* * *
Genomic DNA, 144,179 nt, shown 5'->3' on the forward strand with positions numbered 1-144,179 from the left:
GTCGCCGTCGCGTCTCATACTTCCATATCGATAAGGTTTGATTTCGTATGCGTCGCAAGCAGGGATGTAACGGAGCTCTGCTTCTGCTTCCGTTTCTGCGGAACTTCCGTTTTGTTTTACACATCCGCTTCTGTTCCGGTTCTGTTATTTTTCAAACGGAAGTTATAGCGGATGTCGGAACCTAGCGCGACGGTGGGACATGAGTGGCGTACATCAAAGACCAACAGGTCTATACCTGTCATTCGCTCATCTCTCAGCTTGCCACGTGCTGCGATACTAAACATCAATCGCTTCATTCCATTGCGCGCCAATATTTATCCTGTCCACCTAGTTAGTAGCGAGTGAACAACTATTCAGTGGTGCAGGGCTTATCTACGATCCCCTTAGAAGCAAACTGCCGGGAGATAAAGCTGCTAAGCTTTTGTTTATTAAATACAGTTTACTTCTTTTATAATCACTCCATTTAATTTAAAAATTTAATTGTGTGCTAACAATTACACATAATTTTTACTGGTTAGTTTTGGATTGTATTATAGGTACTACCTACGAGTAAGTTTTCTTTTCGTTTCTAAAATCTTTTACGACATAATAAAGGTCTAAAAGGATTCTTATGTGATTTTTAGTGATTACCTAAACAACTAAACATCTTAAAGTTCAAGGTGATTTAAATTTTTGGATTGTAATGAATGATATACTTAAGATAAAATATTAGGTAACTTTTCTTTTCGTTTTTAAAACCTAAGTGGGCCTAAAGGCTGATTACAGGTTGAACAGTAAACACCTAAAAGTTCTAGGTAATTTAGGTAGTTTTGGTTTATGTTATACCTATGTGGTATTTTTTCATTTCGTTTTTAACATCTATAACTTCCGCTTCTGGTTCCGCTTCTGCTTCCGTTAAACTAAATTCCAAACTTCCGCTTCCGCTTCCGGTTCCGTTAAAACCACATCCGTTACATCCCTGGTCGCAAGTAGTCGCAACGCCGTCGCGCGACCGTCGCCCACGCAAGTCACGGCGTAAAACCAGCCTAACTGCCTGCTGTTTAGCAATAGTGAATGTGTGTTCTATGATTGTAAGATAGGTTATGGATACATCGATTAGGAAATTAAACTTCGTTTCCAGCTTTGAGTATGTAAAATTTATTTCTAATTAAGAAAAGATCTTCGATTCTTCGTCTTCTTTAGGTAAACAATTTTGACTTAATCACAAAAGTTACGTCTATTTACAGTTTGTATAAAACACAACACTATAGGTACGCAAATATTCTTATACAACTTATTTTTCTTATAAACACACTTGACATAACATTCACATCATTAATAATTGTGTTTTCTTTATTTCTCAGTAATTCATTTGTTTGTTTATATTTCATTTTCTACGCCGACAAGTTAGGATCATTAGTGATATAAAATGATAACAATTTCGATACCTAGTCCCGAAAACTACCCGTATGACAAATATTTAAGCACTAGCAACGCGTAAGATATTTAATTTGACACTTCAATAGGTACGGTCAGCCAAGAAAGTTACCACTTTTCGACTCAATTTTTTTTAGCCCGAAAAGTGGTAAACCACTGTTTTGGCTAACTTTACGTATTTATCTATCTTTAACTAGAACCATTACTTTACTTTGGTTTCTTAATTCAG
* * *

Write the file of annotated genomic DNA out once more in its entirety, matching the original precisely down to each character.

Genomic DNA, 144,179 nt, shown 5'->3' on the forward strand with positions numbered 1-144,179 from the left:
GTCGCCGTCGCGTCTCATACTTCCATATCGATAAGGTTTGATTTCGTATGCGTCGCAAGCAGGGATGTAACGGAGCTCTGCTTCTGCTTCCGTTTCTGCGGAACTTCCGTTTTGTTTTACACATCCGCTTCTGTTCCGGTTCTGTTATTTTTCAAACGGAAGTTATAGCGGATGTCGGAACCTAGCGCGACGGTGGGACATGAGTGGCGTACATCAAAGACCAACAGGTCTATACCTGTCATTCGCTCATCTCTCAGCTTGCCACGTGCTGCGATACTAAACATCAATCGCTTCATTCCATTGCGCGCCAATATTTATCCTGTCCACCTAGTTAGTAGCGAGTGAACAACTATTCAGTGGTGCAGGGCTTATCTACGATCCCCTTAGAAGCAAACTGCCGGGAGATAAAGCTGCTAAGCTTTTGTTTATTAAATACAGTTTACTTCTTTTATAATCACTCCATTTAATTTAAAAATTTAATTGTGTGCTAACAATTACACATAATTTTTACTGGTTAGTTTTGGATTGTATTATAGGTACTACCTACGAGTAAGTTTTCTTTTCGTTTCTAAAATCTTTTACGACATAATAAAGGTCTAAAAGGATTCTTATGTGATTTTTAGTGATTACCTAAACAACTAAACATCTTAAAGTTCAAGGTGATTTAAATTTTTGGATTGTAATGAATGATATACTTAAGATAAAATATTAGGTAACTTTTCTTTTCGTTTTTAAAACCTAAGTGGGCCTAAAGGCTGATTACAGGTTGAACAGTAAACACCTAAAAGTTCTAGGTAATTTAGGTAGTTTTGGTTTATGTTATACCTATGTGGTATTTTTTCATTTCGTTTTTAACATCTATAACTTCCGCTTCTGGTTCCGCTTCTGCTTCCGTTAAACTAAATTCCAAACTTCCGCTTCCGCTTCCGGTTCCGTTAAAACCACATCCGTTACATCCCTGGTCGCAAGTAGTCGCAACGCCGTCGCGCGACCGTCGCCCACGCAAGTCACGGCGTAAAACCAGCCTAACTGCCTGCTGTTTAGCAATAGTGAATGTGTGTTCTATGATTGTAAGATAGGTTATGGATACATCGATTAGGAAATTAAACTTCGTTTCCAGCTTTGAGTATGTAAAATTTATTTCTAATTAAGAAAAGATCTTCGATTCTTCGTCTTCTTTAGGTAAACAATTTTGACTTAATCACAAAAGTTACGTCTATTTACAGTTTGTATAAAACACAACACTATAGGTACGCAAATATTCTTATACAACTTATTTTTCTTATAAACACACTTGACATAACATTCACATCATTAATAATTGTGTTTTCTTTATTTCTCAGTAATTCATTTGTTTGTTTATATTTCATTTTCTACGCCGACAAGTTAGGATCATTAGTGATATAAAATGATAACAATTTCGATACCTAGTCCCGAAAACTACCCGTATGACAAATATTTAAGCACTAGCAACGCGTAAGATATTTAATTTGACACTTCAATAGGTACGGTCAGCCAAGAAAGTTACCACTTTTCGACTCAATTTTTTTTAGCCCGAAAAGTGGTAAACCACTGTTTTGGCTAACTTTACGTATTTATCTATCTTTAACTAGAACCATTACTTTACTTTGGTTTCTTAATTCAG